...It is a grave hour in the life of France. The Frenchmen keep their eyes straight ahead. Their faces are solemn, drawn. They are the picture of tragic dignity. They walk stiffly to the car, where they are met by two German officers, Lieutenant-General Tippelskirch, Quartermaster General, and Colonel Thomas, chief of the Fuhrer's headquarters. The Germans salute. The French salute. The atmosphere is what Europeans call "correct." There are salutes, but no handshakes.
before the ceremony
Now we get our picture through the dusty windows of that old wagon-lit car. Hitler and the other German leaders rise as the French enter the drawing-room. Hitler gives the Nazi salute, the arm raised. Ribbentrop and Hess do the same. I cannot see M. Noel to notice whether he salutes or not.
Hitler, as far as we can see through the windows, does not say a word to the French or to anybody else. He nods to General Keitel at his side. We see General Keitel adjusting his papers. Then he starts to read. He is reading the preamble to the German armistice terms. The French sit there with marble-like faces and listen intently. Hitler and Goring glance at the green table-top.
The reading of the preamble lasts but a few minutes. Hitler, we soon observe, has no intention of remaining very long, of listening to the reading of the armistice terms themselves. At three forty-two p.m., twelve minutes after the French arrive, we see Hitler stand up, salute stiffly, and then stride out of the drawing-room, followed by Goring, Brauchitsch, Raeder, Hess, and Ribbentrop. The French, like figures of stone, remain at the green-topped table. General Keitel remains with them. He starts to read them the detailed conditions of the armistice.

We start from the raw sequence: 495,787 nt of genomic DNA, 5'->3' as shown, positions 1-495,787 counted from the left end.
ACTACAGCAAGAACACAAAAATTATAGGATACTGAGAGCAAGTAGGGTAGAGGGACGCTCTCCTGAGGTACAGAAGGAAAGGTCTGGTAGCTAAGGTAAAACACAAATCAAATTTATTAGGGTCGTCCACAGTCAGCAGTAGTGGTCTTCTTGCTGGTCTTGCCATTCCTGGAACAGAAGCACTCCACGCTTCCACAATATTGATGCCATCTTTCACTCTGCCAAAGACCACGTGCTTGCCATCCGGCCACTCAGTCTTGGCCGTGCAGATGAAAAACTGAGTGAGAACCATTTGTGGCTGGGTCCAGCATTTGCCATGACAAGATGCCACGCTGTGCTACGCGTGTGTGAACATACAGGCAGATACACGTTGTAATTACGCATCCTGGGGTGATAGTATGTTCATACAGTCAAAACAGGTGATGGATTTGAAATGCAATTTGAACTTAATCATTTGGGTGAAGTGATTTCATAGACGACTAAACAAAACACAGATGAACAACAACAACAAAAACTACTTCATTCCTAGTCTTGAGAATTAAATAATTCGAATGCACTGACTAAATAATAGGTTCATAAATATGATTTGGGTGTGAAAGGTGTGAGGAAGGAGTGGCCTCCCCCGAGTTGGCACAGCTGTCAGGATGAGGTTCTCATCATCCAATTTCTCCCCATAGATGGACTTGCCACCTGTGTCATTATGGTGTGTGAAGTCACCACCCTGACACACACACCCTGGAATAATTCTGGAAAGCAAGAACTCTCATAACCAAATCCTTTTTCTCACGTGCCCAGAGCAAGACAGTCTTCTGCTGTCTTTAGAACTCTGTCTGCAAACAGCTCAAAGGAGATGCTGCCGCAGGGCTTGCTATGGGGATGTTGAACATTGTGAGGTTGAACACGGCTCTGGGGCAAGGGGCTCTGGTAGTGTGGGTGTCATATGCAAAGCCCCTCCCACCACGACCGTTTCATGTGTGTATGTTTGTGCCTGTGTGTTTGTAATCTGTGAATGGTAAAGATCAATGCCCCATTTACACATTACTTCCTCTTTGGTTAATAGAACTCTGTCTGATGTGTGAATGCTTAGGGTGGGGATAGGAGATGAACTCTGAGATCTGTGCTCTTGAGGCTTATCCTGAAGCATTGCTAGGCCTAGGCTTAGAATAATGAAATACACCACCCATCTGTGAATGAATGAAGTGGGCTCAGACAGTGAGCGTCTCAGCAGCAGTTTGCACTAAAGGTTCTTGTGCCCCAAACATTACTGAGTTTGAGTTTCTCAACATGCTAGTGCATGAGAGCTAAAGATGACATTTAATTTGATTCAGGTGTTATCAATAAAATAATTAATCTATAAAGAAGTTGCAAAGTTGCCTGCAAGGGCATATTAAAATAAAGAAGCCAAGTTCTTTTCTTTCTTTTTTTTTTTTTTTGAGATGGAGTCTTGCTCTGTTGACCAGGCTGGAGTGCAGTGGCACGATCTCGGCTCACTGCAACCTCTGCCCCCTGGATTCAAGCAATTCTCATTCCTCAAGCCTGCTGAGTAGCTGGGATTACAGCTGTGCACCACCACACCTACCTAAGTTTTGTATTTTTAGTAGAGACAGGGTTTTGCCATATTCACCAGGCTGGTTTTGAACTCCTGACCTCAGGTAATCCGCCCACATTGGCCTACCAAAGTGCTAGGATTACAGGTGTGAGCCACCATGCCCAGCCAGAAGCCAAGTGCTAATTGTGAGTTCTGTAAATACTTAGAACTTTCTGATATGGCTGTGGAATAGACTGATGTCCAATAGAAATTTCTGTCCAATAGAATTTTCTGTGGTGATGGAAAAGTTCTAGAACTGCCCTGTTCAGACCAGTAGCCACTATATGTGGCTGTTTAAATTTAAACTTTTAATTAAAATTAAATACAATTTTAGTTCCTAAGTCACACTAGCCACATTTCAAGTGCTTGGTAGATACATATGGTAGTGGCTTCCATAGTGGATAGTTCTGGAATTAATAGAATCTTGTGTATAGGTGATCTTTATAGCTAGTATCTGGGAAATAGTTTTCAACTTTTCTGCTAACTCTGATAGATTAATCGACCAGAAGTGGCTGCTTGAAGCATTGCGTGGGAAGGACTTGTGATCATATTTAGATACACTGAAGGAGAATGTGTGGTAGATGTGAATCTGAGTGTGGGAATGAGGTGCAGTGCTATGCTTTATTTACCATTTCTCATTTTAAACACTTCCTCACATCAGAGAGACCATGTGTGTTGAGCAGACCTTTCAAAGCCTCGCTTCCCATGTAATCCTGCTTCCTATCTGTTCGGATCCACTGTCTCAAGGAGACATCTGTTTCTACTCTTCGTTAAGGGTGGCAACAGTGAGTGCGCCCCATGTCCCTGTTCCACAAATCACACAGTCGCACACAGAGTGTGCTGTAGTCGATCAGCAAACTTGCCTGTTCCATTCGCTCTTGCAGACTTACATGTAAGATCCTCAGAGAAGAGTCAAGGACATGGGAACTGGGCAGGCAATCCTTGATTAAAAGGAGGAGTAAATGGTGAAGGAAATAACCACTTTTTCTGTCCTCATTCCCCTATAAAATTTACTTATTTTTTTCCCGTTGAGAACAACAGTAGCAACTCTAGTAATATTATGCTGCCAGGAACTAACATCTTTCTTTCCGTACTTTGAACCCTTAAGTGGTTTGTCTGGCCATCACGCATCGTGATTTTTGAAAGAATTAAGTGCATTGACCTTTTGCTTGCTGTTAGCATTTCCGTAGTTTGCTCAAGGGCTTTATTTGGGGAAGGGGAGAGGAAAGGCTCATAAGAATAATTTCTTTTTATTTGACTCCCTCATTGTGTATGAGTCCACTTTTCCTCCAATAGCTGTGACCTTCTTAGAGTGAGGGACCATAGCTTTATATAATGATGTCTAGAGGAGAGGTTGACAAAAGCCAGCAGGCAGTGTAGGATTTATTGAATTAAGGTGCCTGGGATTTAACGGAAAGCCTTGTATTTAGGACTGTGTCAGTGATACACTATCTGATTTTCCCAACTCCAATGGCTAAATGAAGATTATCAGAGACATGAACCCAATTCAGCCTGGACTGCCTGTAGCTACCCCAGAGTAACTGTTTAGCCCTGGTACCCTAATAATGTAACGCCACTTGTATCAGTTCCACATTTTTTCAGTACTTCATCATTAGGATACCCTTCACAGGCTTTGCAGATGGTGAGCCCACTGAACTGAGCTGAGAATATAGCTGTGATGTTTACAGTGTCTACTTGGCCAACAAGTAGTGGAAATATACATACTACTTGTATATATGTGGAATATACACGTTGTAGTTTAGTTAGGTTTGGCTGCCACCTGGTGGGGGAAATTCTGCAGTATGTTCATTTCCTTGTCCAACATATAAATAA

Hitler and his aides stride down the avenue towards the Alsace-Lorraine monument, where their cars are waiting. As they pass the guard of honour, the German band strikes up the two national anthems, Deutschland, Deutschland uber Alles and the Horst Wessel song. The whole ceremony in which Hitler has reached a new pinnacle in his meteoric career and Germany avenged the 1918 defeat is over in a quarter of an hour."
William Shirer's account appears in: Shirer, William L., Berlin
Diary (1941); Shirer, William L., The Collapse of the Third Republic: an inquiry
into the fall of France in 1940 (1969).
How To Cite This Article:
"France Surrenders, 1940," EyeWitness to History, www.eyewitnesstohistory.com (2007).